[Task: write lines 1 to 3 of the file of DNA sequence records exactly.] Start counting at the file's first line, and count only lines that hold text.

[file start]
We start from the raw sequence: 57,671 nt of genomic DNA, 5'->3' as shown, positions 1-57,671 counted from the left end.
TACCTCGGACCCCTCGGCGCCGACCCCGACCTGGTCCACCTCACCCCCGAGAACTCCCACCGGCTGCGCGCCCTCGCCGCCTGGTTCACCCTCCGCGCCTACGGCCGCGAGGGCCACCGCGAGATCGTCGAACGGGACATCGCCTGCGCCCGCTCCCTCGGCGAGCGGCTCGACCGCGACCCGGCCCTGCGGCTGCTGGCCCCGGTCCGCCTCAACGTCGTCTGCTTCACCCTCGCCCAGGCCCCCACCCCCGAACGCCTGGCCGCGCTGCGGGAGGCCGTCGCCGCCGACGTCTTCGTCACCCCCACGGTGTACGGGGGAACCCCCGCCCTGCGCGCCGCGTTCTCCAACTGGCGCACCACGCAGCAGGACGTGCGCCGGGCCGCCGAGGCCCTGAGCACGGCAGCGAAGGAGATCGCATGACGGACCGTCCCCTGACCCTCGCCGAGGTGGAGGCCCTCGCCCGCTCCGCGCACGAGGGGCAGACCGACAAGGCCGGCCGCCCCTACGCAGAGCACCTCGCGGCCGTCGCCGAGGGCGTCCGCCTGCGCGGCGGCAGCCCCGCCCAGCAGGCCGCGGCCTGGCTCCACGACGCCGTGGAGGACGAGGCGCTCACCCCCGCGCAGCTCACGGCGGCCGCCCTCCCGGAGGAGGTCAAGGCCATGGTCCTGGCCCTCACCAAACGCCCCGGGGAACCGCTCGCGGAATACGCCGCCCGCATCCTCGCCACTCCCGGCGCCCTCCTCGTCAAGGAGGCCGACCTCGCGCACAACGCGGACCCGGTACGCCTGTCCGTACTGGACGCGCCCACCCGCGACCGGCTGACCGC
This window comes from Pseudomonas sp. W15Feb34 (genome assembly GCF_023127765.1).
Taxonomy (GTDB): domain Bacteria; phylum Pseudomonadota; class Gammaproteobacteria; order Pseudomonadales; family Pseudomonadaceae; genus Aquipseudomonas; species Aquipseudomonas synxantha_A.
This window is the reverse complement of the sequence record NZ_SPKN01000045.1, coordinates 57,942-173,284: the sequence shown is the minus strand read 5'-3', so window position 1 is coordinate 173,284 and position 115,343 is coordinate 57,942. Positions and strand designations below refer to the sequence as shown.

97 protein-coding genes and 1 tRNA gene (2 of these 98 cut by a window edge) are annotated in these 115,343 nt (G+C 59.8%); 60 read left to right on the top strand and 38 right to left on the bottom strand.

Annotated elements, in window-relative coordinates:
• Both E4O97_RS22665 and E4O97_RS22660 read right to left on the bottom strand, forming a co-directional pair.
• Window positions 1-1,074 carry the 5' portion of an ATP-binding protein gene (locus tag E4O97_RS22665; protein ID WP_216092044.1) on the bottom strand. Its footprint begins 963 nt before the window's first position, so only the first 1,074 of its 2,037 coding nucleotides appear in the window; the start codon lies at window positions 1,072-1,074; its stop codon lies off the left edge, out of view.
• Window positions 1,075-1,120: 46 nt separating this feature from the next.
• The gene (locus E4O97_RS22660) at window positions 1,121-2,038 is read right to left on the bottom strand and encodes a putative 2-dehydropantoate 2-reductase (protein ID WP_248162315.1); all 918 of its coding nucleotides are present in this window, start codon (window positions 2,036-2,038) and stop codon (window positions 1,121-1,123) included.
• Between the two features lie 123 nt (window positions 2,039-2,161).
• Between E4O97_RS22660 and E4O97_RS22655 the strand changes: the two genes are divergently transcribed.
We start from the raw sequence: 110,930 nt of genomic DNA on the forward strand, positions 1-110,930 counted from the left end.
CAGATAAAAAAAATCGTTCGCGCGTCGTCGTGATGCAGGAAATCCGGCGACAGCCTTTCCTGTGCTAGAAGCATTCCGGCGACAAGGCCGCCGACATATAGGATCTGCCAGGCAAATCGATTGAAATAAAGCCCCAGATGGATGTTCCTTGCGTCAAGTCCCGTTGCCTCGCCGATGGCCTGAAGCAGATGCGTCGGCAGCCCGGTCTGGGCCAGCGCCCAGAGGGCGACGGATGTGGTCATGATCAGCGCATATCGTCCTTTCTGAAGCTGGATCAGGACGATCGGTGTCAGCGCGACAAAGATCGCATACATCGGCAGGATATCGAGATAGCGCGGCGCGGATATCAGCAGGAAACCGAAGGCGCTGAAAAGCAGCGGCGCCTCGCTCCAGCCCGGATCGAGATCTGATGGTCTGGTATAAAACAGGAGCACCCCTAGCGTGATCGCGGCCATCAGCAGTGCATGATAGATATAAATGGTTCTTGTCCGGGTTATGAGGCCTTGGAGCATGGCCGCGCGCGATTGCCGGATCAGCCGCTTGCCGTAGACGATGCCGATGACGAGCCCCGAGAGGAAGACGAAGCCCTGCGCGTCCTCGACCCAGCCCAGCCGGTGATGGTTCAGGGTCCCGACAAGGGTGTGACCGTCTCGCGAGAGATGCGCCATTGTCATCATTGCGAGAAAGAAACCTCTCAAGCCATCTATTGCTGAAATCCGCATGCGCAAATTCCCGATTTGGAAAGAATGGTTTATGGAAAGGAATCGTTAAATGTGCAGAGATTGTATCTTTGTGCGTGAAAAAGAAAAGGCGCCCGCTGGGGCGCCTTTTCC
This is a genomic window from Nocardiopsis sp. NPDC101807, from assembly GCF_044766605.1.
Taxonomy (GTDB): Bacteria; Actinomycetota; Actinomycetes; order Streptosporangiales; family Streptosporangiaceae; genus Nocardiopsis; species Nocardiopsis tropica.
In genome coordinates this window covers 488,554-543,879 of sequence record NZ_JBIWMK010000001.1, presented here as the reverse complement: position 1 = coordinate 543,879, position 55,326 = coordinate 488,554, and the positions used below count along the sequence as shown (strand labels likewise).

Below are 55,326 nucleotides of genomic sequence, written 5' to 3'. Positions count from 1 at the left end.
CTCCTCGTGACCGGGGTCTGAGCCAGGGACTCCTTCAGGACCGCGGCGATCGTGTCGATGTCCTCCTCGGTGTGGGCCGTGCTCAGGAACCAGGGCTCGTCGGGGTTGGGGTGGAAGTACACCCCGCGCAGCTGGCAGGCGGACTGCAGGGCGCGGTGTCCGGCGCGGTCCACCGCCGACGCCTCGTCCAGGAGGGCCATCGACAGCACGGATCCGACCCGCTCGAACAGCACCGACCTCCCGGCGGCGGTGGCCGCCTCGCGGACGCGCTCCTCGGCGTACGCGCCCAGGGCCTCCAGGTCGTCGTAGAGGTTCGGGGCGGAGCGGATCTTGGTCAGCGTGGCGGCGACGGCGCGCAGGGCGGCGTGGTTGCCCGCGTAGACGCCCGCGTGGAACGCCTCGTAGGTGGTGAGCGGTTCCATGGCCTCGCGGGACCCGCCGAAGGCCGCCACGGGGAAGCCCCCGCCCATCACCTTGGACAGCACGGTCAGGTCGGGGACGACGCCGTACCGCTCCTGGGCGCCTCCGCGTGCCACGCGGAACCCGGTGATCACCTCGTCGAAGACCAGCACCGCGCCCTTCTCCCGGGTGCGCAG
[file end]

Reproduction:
We start from the raw sequence: 57,671 nt of genomic DNA, 5'->3' as shown, positions 1-57,671 counted from the left end.
TACCTCGGACCCCTCGGCGCCGACCCCGACCTGGTCCACCTCACCCCCGAGAACTCCCACCGGCTGCGCGCCCTCGCCGCCTGGTTCACCCTCCGCGCCTACGGCCGCGAGGGCCACCGCGAGATCGTCGAACGGGACATCGCCTGCGCCCGCTCCCTCGGCGAGCGGCTCGACCGCGACCCGGCCCTGCGGCTGCTGGCCCCGGTCCGCCTCAACGTCGTCTGCTTCACCCTCGCCCAGGCCCCCACCCCCGAACGCCTGGCCGCGCTGCGGGAGGCCGTCGCCGCCGACGTCTTCGTCACCCCCACGGTGTACGGGGGAACCCCCGCCCTGCGCGCCGCGTTCTCCAACTGGCGCACCACGCAGCAGGACGTGCGCCGGGCCGCCGAGGCCCTGAGCACGGCAGCGAAGGAGATCGCATGACGGACCGTCCCCTGACCCTCGCCGAGGTGGAGGCCCTCGCCCGCTCCGCGCACGAGGGGCAGACCGACAAGGCCGGCCGCCCCTACGCAGAGCACCTCGCGGCCGTCGCCGAGGGCGTCCGCCTGCGCGGCGGCAGCCCCGCCCAGCAGGCCGCGGCCTGGCTCCACGACGCCGTGGAGGACGAGGCGCTCACCCCCGCGCAGCTCACGGCGGCCGCCCTCCCGGAGGAGGTCAAGGCCATGGTCCTGGCCCTCACCAAACGCCCCGGGGAACCGCTCGCGGAATACGCCGCCCGCATCCTCGCCACTCCCGGCGCCCTCCTCGTCAAGGAGGCCGACCTCGCGCACAACGCGGACCCGGTACGCCTGTCCGTACTGGACGCGCCCACCCGCGACCGGCTGACCGC
This window comes from Pseudomonas sp. W15Feb34 (genome assembly GCF_023127765.1).